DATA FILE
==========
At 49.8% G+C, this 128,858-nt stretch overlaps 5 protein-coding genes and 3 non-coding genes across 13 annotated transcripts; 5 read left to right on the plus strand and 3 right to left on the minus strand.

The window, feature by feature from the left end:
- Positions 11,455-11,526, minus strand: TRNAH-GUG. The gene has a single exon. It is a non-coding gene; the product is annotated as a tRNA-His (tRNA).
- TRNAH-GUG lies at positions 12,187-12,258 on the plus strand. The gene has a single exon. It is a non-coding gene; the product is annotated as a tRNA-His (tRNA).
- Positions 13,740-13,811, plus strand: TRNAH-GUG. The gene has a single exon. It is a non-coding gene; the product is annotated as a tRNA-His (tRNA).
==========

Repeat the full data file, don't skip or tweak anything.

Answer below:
At 49.8% G+C, this 128,858-nt stretch overlaps 5 protein-coding genes and 3 non-coding genes across 13 annotated transcripts; 5 read left to right on the plus strand and 3 right to left on the minus strand.

The window, feature by feature from the left end:
- Positions 11,455-11,526, minus strand: TRNAH-GUG. The gene has a single exon. It is a non-coding gene; the product is annotated as a tRNA-His (tRNA).
- TRNAH-GUG lies at positions 12,187-12,258 on the plus strand. The gene has a single exon. It is a non-coding gene; the product is annotated as a tRNA-His (tRNA).
- Positions 13,740-13,811, plus strand: TRNAH-GUG. The gene has a single exon. It is a non-coding gene; the product is annotated as a tRNA-His (tRNA).